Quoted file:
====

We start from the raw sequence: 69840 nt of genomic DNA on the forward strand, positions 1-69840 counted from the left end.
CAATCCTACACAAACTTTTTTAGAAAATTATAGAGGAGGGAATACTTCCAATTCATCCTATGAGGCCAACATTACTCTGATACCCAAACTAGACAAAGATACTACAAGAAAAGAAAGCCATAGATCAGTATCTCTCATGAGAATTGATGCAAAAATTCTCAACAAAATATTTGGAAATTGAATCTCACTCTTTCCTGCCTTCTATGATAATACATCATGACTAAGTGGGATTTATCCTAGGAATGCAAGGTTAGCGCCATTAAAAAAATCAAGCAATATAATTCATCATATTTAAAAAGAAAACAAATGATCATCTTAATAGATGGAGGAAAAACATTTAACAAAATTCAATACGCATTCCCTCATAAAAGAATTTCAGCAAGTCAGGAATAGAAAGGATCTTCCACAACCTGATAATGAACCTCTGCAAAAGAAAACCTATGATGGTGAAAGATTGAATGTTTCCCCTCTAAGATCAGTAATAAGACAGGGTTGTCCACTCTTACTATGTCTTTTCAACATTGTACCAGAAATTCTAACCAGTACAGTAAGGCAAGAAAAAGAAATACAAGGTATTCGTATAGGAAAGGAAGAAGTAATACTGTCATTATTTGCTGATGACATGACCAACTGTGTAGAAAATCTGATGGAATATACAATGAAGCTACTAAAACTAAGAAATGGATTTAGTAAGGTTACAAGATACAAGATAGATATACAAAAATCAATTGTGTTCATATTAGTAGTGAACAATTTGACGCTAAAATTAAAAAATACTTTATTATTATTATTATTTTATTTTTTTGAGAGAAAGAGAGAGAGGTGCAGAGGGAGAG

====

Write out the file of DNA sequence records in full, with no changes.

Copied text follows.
We start from the raw sequence: 69840 nt of genomic DNA on the forward strand, positions 1-69840 counted from the left end.
CAATCCTACACAAACTTTTTTAGAAAATTATAGAGGAGGGAATACTTCCAATTCATCCTATGAGGCCAACATTACTCTGATACCCAAACTAGACAAAGATACTACAAGAAAAGAAAGCCATAGATCAGTATCTCTCATGAGAATTGATGCAAAAATTCTCAACAAAATATTTGGAAATTGAATCTCACTCTTTCCTGCCTTCTATGATAATACATCATGACTAAGTGGGATTTATCCTAGGAATGCAAGGTTAGCGCCATTAAAAAAATCAAGCAATATAATTCATCATATTTAAAAAGAAAACAAATGATCATCTTAATAGATGGAGGAAAAACATTTAACAAAATTCAATACGCATTCCCTCATAAAAGAATTTCAGCAAGTCAGGAATAGAAAGGATCTTCCACAACCTGATAATGAACCTCTGCAAAAGAAAACCTATGATGGTGAAAGATTGAATGTTTCCCCTCTAAGATCAGTAATAAGACAGGGTTGTCCACTCTTACTATGTCTTTTCAACATTGTACCAGAAATTCTAACCAGTACAGTAAGGCAAGAAAAAGAAATACAAGGTATTCGTATAGGAAAGGAAGAAGTAATACTGTCATTATTTGCTGATGACATGACCAACTGTGTAGAAAATCTGATGGAATATACAATGAAGCTACTAAAACTAAGAAATGGATTTAGTAAGGTTACAAGATACAAGATAGATATACAAAAATCAATTGTGTTCATATTAGTAGTGAACAATTTGACGCTAAAATTAAAAAATACTTTATTATTATTATTATTTTATTTTTTTGAGAGAAAGAGAGAGAGGTGCAGAGGGAGAG